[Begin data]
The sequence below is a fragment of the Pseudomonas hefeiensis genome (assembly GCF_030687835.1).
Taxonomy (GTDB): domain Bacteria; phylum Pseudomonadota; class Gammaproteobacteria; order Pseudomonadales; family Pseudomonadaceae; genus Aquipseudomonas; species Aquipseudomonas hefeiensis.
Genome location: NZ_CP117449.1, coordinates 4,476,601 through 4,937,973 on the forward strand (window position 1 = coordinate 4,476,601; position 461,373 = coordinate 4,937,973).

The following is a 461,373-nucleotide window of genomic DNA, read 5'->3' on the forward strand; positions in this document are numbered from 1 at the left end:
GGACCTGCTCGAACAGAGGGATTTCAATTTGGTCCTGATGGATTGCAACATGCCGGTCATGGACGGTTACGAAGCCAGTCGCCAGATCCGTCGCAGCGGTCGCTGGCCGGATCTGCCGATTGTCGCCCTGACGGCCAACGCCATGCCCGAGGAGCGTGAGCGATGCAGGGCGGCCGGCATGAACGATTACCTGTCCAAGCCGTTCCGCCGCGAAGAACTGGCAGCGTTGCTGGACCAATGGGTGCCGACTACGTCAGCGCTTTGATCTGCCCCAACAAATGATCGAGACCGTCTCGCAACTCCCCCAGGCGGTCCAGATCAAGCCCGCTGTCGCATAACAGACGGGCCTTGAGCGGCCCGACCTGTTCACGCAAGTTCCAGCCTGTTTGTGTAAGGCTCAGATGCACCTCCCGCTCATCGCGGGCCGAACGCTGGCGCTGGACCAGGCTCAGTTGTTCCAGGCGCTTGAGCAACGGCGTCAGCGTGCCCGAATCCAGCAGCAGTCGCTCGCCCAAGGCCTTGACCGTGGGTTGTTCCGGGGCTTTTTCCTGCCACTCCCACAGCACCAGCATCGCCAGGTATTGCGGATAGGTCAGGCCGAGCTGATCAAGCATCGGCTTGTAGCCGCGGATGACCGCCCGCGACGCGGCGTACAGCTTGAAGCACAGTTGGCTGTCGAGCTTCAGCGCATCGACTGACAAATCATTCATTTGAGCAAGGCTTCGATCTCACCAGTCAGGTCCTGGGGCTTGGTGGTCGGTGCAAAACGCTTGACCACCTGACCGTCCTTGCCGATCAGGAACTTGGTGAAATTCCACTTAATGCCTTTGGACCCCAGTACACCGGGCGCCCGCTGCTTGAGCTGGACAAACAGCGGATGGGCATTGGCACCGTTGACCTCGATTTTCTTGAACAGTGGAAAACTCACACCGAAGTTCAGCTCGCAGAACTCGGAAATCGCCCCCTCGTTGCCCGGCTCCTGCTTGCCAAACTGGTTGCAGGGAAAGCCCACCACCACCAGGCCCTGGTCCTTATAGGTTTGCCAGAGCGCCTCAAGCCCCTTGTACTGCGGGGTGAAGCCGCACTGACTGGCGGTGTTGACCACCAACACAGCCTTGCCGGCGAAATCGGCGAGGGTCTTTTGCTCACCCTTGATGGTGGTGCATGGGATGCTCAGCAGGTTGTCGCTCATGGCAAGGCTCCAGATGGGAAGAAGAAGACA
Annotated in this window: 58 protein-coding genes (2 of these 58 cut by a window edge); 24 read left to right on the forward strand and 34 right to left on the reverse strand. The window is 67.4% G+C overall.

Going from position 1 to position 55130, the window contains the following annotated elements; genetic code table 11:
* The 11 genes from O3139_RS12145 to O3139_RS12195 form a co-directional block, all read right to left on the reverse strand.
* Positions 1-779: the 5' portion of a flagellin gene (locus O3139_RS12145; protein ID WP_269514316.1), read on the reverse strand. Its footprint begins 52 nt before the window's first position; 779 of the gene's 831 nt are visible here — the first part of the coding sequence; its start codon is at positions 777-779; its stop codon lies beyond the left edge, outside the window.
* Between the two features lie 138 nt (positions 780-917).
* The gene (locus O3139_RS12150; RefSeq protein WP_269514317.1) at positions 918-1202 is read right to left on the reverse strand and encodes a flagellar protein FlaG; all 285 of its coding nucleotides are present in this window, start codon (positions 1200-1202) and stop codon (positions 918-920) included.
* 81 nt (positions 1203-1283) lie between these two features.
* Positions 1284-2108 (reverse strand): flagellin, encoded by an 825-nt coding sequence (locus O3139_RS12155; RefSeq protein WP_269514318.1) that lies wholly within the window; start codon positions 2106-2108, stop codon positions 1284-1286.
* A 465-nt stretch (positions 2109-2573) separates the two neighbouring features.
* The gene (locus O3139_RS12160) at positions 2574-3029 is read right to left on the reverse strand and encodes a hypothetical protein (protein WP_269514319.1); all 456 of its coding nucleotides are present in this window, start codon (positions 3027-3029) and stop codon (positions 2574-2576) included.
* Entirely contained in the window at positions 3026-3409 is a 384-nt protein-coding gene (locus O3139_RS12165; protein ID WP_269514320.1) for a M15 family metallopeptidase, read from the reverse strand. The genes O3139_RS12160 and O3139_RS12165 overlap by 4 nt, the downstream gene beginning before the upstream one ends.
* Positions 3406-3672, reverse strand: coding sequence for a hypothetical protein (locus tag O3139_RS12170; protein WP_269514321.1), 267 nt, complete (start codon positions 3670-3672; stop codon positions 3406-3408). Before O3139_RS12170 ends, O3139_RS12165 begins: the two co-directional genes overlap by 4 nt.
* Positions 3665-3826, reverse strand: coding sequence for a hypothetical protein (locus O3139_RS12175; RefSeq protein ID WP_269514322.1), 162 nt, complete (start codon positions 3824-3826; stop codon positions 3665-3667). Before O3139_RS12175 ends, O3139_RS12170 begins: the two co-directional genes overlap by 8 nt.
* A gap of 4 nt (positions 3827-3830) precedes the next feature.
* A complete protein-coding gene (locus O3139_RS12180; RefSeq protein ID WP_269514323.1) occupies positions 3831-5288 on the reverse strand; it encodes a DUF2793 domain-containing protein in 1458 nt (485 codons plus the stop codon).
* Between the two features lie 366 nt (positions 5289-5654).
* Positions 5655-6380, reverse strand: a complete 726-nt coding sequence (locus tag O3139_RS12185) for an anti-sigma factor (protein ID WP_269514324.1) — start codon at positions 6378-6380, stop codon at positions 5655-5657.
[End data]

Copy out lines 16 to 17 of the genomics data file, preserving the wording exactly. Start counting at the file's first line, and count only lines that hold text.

* Entirely contained in the window at positions 3026-3409 is a 384-nt protein-coding gene (locus O3139_RS12165; protein ID WP_269514320.1) for a M15 family metallopeptidase, read from the reverse strand. The genes O3139_RS12160 and O3139_RS12165 overlap by 4 nt, the downstream gene beginning before the upstream one ends.
* Positions 3406-3672, reverse strand: coding sequence for a hypothetical protein (locus tag O3139_RS12170; protein WP_269514321.1), 267 nt, complete (start codon positions 3670-3672; stop codon positions 3406-3408). Before O3139_RS12170 ends, O3139_RS12165 begins: the two co-directional genes overlap by 4 nt.